Glenn Nice, Weed Diagnostician,
Botany & Plant
Pathology, Purdue University and
Bill Johnson, Professor, Botany & Plant Pathology, Purdue University
The color orange is a color that you don’t
often see in nature; at least not as often as yellow and white.
That is not to say it does not exist. Trumpetcreeper (Picture
of the week April 17th, 2006), a common vine climbing telephone
poles in Indiana is one of them. However, one of the most beautiful
orange colored flowers is on butterfly weed (Asclepias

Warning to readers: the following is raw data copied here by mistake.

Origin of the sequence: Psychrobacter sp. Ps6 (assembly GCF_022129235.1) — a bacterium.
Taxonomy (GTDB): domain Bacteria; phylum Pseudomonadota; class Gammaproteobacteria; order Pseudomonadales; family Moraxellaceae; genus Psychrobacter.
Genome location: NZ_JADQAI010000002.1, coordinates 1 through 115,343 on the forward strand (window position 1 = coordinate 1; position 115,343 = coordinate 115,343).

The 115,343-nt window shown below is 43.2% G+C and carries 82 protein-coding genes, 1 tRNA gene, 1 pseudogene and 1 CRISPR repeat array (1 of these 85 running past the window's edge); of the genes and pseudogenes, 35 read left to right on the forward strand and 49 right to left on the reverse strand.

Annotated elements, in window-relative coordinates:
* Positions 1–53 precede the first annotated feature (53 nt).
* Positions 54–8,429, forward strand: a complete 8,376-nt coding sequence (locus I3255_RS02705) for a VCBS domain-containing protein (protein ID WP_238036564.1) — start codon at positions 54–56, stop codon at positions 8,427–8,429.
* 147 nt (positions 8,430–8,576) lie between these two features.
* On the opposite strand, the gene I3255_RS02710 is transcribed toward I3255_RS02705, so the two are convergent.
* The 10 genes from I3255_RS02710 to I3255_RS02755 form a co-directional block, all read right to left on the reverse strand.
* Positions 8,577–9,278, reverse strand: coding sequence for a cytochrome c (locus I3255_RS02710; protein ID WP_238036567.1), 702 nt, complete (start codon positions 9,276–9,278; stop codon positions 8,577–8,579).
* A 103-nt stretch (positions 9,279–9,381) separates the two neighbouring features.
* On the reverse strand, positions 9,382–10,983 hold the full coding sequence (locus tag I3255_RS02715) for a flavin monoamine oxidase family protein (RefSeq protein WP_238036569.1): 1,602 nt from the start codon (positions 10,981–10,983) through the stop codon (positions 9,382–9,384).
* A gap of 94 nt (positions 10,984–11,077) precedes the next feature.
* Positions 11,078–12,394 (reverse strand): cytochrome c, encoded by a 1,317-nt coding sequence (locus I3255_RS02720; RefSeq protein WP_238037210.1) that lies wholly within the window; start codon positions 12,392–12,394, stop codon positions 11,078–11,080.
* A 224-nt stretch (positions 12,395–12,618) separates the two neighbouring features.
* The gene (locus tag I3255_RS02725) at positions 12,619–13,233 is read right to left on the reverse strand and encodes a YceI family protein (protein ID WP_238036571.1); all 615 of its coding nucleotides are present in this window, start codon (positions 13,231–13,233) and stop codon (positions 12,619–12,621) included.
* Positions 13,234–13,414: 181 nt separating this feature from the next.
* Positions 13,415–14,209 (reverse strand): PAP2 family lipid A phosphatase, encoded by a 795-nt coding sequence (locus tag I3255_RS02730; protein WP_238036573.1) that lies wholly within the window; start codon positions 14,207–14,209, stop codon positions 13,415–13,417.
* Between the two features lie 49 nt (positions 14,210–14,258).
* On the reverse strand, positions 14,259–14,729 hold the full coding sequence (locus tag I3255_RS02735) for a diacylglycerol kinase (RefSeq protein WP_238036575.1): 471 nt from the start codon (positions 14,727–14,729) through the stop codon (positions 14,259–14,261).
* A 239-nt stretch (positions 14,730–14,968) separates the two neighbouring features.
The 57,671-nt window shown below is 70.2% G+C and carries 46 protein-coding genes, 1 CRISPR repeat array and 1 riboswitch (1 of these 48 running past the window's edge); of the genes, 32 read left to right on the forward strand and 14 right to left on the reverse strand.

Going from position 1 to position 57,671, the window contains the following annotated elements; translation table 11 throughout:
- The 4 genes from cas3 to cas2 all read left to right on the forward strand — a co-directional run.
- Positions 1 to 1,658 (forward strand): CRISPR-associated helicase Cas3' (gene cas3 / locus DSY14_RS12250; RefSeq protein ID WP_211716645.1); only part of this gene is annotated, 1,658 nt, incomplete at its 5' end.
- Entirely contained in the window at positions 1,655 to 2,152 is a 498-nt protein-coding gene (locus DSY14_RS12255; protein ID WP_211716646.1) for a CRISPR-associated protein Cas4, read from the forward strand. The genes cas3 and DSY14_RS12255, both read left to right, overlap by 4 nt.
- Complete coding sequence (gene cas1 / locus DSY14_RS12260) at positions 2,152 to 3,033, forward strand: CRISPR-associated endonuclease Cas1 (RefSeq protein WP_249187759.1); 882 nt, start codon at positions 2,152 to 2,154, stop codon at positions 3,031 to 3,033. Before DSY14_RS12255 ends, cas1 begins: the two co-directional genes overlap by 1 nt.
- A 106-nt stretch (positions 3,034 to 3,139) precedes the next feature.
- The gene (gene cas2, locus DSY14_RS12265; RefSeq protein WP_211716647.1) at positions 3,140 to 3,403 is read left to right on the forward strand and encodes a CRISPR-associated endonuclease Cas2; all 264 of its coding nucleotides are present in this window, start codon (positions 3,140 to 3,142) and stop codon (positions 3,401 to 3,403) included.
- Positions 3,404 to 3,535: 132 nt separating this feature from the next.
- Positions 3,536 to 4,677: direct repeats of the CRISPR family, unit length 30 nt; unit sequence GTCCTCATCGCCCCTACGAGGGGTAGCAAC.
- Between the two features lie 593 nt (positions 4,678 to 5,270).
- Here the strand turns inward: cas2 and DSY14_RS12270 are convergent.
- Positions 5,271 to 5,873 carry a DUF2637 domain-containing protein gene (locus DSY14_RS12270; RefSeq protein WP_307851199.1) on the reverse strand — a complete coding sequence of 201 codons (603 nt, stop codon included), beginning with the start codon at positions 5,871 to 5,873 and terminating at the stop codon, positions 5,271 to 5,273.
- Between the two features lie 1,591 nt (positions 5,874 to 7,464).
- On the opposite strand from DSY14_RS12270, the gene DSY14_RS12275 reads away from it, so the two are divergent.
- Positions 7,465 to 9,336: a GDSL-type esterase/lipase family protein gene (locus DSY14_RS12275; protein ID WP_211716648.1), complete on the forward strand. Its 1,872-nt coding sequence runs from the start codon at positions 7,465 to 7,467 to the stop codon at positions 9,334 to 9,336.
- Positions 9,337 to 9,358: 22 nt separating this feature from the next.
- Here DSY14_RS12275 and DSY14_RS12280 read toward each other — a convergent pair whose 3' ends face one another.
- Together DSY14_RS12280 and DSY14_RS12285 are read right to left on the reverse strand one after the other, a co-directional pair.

tuberosa L.), also known as butterfly milkweed. It is been given its common
name due to the fact that like common milkweed, it is one of the
sources of food for monarch butterfly caterpillars.
You can often find this native plant growing along
roadsides and dry waste areas. This representative of the color
orange can grow up to 2.5 feet tall and can be seen blooming all
summer long. Its stems are branching and hairy. Its leaves have
short petioles or none at all and are 2 to 6 inches long and 0.2
to 1 inch wide. Also like other milkweeds it produces a long finely
hairy pod (4-5 inches long) bearing small seeds that blow in the
wind for dispersal.
Click image to enlarge
Butterfly milkweed flowers
Butterfly milkweed pods